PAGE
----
1) McLaughlin CM, Channabasappa N, Pace Jesse, Huanying Q, Piper HG. Growth trajectory in children with short bowel syndrome during the first two years of life. J Pediatric Gastroenterol Nutr, 2017; Sep 26: epub ahead of print.

    2) Blotte C, Styers J, Zhu H, Channabasappa N, Piper HG. A comparison of BroviacÒ and peripherally inserted central catheters in children with intestinal failure. The Journal of Pediatric Surgery, 2017; 52: 768-771.

    3) Gonzalez-Hernandez J, Prajapati P, Ogola G, Channabasappa N, Drews B, Piper HG. Predicting time to full enteral nutrition in children after significant bowel resection. The Journal of Pediatric Surgery, 2017; 52: 764-767.

    4) Piper HG, Fan D, Coughlin LA, Ho EX, Channabasappa N, Kim J, Kim M, Zhan X, Xie Y, Koh AY. Severe gut microbiota dysbiosis is associated with poor growth in patients with short bowel syndrome. The Journal of Parenteral and Enteral Nutrition, 2017; Sep;41(7):1202-1212.

    5) Gonzalez-Hernandez J, Daoud Y, Styers J, Journeycake J, Channabasappa N, Piper HG. Central venous thrombosis in children with intestinal failure on long-term parenteral nutrition. The Journal of Pediatric Surgery, 2016;51: 790-793.

    6) Saeman M and Piper HG. Recent advances in the management of pediatric short bowel syndrome: An integrative review of the literature. Current Surgery Reports, 2016; 4: 1-11.

    7) Swaminathan M, Oron A, Chatterjee S, Piper HG, Cope-Yokoyama S, Chakravarti A, Kapur RP. Intestinal neuronal dysplasia-like submucosal ganglion cell hyperplasia at the proximal margins of Hirschsprung disease resections. Pediatric and Developmental Pathology, 2015; 18: 466-476.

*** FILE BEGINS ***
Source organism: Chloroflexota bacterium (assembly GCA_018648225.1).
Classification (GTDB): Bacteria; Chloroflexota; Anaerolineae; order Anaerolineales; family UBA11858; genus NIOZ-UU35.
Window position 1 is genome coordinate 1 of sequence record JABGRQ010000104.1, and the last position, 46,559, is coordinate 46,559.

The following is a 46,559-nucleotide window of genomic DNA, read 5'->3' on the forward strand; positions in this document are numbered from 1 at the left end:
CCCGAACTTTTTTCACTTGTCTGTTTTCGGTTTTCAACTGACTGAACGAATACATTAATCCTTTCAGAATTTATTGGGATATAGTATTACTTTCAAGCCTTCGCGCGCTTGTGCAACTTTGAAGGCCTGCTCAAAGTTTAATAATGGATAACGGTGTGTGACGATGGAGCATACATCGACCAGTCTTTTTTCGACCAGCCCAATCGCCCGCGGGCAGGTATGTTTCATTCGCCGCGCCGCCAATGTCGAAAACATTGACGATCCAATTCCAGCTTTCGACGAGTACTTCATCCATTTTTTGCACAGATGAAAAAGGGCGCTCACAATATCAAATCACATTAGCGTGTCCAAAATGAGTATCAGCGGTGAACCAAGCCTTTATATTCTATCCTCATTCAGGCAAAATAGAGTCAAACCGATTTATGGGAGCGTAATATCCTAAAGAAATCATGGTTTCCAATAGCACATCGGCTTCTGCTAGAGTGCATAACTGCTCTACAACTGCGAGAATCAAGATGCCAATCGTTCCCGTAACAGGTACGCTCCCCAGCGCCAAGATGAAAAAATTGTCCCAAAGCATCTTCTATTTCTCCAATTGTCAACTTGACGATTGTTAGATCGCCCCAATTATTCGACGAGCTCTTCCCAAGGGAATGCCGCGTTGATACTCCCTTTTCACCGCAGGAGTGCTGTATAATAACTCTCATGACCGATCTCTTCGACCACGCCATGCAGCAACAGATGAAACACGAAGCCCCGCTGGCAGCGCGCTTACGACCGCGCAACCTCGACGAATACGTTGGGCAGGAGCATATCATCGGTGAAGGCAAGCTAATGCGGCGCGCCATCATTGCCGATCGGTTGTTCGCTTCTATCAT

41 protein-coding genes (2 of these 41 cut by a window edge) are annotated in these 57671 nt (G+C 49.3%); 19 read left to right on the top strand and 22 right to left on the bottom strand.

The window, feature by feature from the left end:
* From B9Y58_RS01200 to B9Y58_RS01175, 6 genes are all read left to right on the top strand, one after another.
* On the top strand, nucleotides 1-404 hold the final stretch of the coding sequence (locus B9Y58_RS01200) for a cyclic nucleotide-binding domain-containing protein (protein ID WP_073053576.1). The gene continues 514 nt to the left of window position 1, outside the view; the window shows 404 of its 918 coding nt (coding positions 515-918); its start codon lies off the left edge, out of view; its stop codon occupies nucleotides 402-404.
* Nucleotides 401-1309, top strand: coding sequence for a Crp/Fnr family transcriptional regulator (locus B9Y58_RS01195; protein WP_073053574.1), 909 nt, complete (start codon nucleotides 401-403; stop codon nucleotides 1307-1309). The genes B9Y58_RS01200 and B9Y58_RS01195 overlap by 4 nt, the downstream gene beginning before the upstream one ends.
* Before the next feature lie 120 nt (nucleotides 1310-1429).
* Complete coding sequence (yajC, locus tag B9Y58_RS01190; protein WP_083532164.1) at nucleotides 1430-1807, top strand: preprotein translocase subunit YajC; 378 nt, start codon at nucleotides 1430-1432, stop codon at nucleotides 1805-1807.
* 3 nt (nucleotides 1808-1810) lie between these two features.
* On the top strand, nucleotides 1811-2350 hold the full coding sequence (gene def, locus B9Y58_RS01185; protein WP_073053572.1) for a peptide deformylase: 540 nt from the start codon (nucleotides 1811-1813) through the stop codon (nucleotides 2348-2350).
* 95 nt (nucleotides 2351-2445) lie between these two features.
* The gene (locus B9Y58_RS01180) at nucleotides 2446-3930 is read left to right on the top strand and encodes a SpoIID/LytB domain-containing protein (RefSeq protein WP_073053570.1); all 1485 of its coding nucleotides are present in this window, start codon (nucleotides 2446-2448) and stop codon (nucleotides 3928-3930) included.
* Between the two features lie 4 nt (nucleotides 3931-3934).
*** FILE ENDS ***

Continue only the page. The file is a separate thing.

8) Wales PW, Jancelewicz T, Romao RL, Piper HG, de Silva NT, Avitzur Y. Delayed primary serial transverse enteroplasty as a novel management strategy for infants with congenital ultrashort bowel syndrome. The Journal of Pediatric Surgery, 2013; 48: 993-999.

    9) Piper HG, Wales PW. Prevention of catheter-related blood stream infections in children with intestinal failure. Current Opinion in Gastroenterology, 2013; 29: 1-6.

    10) Piper HG, de Silva NT, Amaral JG, Avitzur Y, Wales PW. Peripherally inserted central catheters for long-term parenteral nutrition in infants with intestinal failure. The Journal of Pediatric Gastroenterology and Nutrition, 2013; 56: 578-581.


    "Role of intestial microbiota in children with intestinal failure and bacterial overgrowth"; APSA Foundation Grant; 7/2014- 7/2015.

    "The role of the intestinal microbiota in the development of cholestatic liver disease in infants with short bowel syndrome"; Discovery Fund Grant; 1/2016- 1/2017.

    "Targeted probiotic therapy to improve the gut microbiota and growth in children with short bowel syndrome"; ASPEN Rhoads Foundation Grant; 1/2017- 1/2018.

    Honours & Awards

    I.B. Holubitsky Memorial Award for the resident demonstrating the highest qualities of surgical excellence; Department of Surgery, University of British Columbia, Vancouver, BC, Canada; 2008.

    F.B. Thomson Award for Outstanding Clinical General Surgeon; Department of Surgery, University of British Columbia, Vancouver, BC, Canada; 2008.

    Provider of the Month Award for the provider who best fulfills the hospital mission; Children's Medical Center, Dallas, Texas; 2016.

    Poster with Distinction, International Pediatric Intestinal Failure and Rehabilitation Symposium; 2016.

    Gut Microbiota Dysbiosis is Associated with Poor Growth in Children with Show Bowel Syndrome; 2015- 2017.

    Research Group Members